New Ashkenazi Synagogue
102 Route Tenant de la Tour, corner Route Vallon // 102 South Xiangyang Road, corner Nanchang Road // 襄阳南路102号近南昌路
Also called the New Ohel Moshe Synagogue 新会堂.
Built in 1937–1941.
The lot for the new Ashkenazi Synagogue, amounting to 1.2 mu, was purchased in 1936. By the end of the year, the Russian architect Emmanuel Gran designed the building (waiving his fees) and published the drawings. The synagogue was described as "extremely modern and simple in style," but "the severe modern lines of the interior will be broken and softened effectively by an imposing altar designed in the ancient Hebrew style." The architect also included "a hidden choir," the first of its kind in a Shanghai synagogue: "The voices of the young choristers will be clearly heard, but they will not be visible to the members of the congregation." The seating for men was on the ground floor, and for women it was on the balcony.
The synagogue was intended for the use of the Russian Jews, numbering over 4,000 people, who contributed funds and construction materials. The cost of the construction was estimated at 175,000 taels. The plan to finish the building by September 1937 was not realized due to the beginning of the Japanese hostilities, but the work on the foundation was "well along the way." The laying of the cornerstone was delayed until 24 November 1940; by that time "the skeletons of three of synagogue's stories have been completed." The Japanese marine commander Captain Inuzuka Koreshige 犬塚惟重, who sympathized with the Jews, ensured the uninterrupted supply of cement for the construction. The chandelier for the new synagogue – 5 feet tall and 4 feet wide – was hand-made by a family of artisans, Isaac (son) and Solomon Miller (father), who were working from their garage in Wayside.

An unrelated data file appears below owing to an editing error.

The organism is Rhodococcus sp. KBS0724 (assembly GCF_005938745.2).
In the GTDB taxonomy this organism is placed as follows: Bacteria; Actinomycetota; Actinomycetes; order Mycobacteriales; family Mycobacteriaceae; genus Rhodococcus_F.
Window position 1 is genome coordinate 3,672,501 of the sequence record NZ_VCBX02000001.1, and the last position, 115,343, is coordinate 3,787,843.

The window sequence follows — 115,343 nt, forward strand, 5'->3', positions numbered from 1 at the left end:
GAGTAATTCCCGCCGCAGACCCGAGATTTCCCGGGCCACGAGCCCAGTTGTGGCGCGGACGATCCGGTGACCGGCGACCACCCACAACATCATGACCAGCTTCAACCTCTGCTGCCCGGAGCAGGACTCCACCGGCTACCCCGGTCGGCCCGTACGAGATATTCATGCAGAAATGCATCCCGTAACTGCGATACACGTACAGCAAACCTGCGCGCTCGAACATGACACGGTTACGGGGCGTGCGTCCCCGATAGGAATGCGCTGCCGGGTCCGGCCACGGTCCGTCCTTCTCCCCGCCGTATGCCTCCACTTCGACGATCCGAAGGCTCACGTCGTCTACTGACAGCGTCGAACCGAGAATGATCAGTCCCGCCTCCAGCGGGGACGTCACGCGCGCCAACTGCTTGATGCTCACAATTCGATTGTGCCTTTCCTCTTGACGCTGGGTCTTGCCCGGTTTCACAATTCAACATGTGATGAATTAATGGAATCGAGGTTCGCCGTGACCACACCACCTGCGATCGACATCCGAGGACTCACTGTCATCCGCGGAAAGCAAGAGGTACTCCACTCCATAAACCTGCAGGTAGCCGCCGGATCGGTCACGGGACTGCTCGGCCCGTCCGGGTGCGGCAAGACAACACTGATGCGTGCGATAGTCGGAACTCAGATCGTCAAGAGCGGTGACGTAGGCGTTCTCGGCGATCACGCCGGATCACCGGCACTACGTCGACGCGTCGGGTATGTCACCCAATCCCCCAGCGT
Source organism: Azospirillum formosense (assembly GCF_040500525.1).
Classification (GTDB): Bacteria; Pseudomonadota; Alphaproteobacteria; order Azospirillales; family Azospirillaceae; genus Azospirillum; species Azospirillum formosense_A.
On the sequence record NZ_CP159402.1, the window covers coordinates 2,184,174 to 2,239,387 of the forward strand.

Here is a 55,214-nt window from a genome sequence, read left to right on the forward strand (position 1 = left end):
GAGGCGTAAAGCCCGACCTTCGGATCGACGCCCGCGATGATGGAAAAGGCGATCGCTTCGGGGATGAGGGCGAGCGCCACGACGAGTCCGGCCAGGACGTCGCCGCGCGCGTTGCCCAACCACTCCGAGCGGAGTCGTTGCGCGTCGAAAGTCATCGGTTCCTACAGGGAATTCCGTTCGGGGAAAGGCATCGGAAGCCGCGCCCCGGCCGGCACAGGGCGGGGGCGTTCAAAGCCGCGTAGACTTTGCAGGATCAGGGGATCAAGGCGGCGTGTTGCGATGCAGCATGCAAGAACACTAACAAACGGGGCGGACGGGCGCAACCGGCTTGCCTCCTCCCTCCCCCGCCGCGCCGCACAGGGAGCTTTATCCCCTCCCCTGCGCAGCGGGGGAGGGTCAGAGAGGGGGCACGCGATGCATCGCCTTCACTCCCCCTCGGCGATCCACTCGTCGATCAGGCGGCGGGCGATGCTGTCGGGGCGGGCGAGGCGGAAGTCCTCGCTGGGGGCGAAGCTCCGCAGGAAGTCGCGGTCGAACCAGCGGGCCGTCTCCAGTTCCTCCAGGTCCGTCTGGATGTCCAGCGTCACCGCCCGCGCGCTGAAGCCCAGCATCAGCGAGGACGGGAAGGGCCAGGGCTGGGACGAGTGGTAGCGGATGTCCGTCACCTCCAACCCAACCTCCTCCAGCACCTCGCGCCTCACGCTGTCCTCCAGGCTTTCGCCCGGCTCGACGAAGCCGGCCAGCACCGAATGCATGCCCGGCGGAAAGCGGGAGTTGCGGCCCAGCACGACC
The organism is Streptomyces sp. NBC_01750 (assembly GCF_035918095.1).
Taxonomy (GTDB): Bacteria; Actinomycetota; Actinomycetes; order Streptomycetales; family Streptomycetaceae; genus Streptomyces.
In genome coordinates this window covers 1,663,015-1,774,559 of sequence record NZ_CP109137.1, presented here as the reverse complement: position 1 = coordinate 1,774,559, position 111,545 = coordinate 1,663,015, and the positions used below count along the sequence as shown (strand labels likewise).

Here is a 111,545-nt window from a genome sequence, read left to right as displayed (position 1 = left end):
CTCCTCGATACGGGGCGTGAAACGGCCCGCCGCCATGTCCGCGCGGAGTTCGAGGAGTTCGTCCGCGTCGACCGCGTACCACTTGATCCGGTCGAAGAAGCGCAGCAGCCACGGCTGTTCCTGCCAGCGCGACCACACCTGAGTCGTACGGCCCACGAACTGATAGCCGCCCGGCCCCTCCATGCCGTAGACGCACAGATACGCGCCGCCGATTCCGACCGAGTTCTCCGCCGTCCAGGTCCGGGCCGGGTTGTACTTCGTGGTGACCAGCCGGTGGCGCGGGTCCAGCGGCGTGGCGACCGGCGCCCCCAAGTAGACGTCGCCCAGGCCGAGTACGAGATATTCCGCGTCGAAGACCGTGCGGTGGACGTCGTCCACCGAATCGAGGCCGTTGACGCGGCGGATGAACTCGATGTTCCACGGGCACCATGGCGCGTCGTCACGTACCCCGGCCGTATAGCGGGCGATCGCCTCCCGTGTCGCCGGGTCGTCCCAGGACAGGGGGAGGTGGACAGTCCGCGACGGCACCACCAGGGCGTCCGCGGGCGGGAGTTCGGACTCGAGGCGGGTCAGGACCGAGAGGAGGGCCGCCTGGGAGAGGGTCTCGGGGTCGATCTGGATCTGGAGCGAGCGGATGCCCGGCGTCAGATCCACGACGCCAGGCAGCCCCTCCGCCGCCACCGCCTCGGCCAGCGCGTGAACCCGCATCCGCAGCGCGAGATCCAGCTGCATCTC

When the building was nearly completed, on 6 April 1941 its opening was celebrated by a mass wedding of twelve couples. The services in the New Synagogue continued after the establishment of the PRC, until 1956, when the interior was irreversibly damaged in a fire. Then the building served as the auditorium of the Shanghai College of Education 上海教育学院 until 1987. It was subsequently reconstructed and enlarged, and now only the footprint and the original buttressed walls remain.
Shanghai Sunday Times, Shanghai Times, China Press, Shanghai Evening Post and Mercury
"Новая синагога и первые русские в Шанхае" https://magazeta.com/arc-synagogue/
James Ross, Escape to Shanghai (1994), pp. 257–258